• From November 2015 to March 2016, Open for Business collaborated with Toronto on eight projects to reduce time, money and effort Toronto businesses spend complying with provincial and municipal requirements.
  • Open for Business partnered with the MaRS Solutions Lab to apply design thinking to examine the growth of the sharing economy, in particular on the accommodation and transportation sectors in the City of Toronto, with the final report expected to be released March 2016.
  • Since 2010, there have been 11 OFB Roundtables completed. OFB Roundtables aim to address the top five priority issues for a business sector within 60 days.
  • The Ministry is working with Québec, as part of the Ontario-Quebec Trade and Cooperation Agreement, to renew our commitment to identify opportunities to eliminate or harmonize regulatory requirements and remove unnecessary regulatory barriers to trade, investment and labour mobility between Quebec and Ontario.
  • Open for Business has completed foundational research to support burden reduction efforts, including creating inventories of all provincial regulations and legislation impacting businesses in food manufacturing and auto parts sectors to support  the Red Tape Challenge.
  • Working with the Standards Council of Canada, Open for Business has identified outdated references to standards in regulations and worked with affected ministries to develop action plans to update them.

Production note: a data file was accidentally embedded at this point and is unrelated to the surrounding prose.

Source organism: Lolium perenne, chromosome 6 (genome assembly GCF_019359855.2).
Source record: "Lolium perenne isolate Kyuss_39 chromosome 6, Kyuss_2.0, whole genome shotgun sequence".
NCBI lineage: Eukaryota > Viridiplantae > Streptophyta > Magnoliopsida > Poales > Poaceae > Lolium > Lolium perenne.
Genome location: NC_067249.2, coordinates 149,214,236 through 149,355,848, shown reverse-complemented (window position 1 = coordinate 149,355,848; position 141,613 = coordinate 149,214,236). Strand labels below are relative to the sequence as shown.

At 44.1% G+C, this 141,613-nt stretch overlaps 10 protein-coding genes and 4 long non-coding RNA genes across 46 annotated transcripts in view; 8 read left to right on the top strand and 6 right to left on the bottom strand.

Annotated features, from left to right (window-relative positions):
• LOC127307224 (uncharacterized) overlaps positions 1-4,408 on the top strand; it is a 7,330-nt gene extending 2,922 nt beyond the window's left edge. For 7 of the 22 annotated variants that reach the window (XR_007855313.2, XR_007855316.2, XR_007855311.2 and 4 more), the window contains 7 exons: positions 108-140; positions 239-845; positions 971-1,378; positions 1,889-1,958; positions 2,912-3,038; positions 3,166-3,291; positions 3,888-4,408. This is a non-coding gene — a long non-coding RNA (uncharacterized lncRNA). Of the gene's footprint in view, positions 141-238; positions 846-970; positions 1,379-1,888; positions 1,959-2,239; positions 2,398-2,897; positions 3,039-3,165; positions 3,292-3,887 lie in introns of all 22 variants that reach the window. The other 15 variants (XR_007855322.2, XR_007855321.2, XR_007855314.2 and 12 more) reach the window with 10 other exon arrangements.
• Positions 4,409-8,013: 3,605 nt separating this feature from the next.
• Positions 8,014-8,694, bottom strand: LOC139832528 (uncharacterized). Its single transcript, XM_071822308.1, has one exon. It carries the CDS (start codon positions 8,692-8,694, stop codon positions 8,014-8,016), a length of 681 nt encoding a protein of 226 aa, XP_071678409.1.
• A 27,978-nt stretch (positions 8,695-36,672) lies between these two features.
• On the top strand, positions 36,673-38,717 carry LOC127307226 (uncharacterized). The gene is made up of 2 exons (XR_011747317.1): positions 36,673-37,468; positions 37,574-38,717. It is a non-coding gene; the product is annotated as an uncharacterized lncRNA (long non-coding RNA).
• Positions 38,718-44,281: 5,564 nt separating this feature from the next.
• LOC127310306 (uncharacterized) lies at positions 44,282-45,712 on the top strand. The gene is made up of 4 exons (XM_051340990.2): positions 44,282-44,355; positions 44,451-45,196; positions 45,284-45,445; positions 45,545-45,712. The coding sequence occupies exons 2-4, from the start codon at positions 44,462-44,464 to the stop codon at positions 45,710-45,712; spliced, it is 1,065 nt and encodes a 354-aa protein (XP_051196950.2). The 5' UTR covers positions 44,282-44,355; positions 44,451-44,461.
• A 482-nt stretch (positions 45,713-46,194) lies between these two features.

Internal Trade Renewal negotiations
  • During the August 2014 Council of the Federation meeting, Premiers committed to undertake a comprehensive renewal of the Agreement on Internal Trade (AIT), Canada’s internal trade framework. Since December 2014, in support of the Premiers’ direction, Ontario has been chairing negotiations with the provinces, territories and federal government. As the province’s lead negotiating ministry, MEDEI has played a central role in developing an ambitious and equitable renewed agreement that will liberalize trade within Canada, and reduce the burdens shouldered by Ontario businesses when operating across provincial and territorial lines. Negotiating parties have committed to reaching an agreement in principle by March 31, 2016.
Social Enterprise

The Ministry launched a Social Enterprise Strategy for Ontario to enable the growth of the social enterprise sector and position Ontario as the leading social enterprise jurisdiction in North America. Thriving social entrepreneurs contribute to economic growth and job creation, while addressing pressing social and environmental challenges.